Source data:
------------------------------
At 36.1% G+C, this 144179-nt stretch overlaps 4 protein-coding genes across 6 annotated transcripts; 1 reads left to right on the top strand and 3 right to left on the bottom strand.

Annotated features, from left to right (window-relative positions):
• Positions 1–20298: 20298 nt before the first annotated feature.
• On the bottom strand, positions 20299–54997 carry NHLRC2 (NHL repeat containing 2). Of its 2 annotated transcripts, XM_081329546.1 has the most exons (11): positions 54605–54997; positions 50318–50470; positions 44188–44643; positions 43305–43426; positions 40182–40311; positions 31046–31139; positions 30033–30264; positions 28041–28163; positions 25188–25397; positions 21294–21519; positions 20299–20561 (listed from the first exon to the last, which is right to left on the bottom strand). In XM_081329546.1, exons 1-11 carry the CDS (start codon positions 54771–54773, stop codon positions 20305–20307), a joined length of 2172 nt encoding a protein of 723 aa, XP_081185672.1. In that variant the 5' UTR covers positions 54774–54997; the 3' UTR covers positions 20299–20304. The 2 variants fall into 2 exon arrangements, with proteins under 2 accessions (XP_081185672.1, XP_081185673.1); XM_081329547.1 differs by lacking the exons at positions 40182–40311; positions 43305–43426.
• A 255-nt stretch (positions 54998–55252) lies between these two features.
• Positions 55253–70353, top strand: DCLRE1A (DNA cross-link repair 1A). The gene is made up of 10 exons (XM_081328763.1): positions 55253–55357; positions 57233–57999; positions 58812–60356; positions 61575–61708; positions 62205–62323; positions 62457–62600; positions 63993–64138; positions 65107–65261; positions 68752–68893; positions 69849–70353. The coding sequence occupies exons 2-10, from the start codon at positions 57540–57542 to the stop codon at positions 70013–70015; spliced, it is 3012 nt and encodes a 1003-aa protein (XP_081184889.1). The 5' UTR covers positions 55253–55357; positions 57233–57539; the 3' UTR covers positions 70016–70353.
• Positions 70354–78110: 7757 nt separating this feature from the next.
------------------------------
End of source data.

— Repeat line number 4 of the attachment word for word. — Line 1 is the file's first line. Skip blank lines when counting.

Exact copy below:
• On the bottom strand, positions 20299–54997 carry NHLRC2 (NHL repeat containing 2). Of its 2 annotated transcripts, XM_081329546.1 has the most exons (11): positions 54605–54997; positions 50318–50470; positions 44188–44643; positions 43305–43426; positions 40182–40311; positions 31046–31139; positions 30033–30264; positions 28041–28163; positions 25188–25397; positions 21294–21519; positions 20299–20561 (listed from the first exon to the last, which is right to left on the bottom strand). In XM_081329546.1, exons 1-11 carry the CDS (start codon positions 54771–54773, stop codon positions 20305–20307), a joined length of 2172 nt encoding a protein of 723 aa, XP_081185672.1. In that variant the 5' UTR covers positions 54774–54997; the 3' UTR covers positions 20299–20304. The 2 variants fall into 2 exon arrangements, with proteins under 2 accessions (XP_081185672.1, XP_081185673.1); XM_081329547.1 differs by lacking the exons at positions 40182–40311; positions 43305–43426.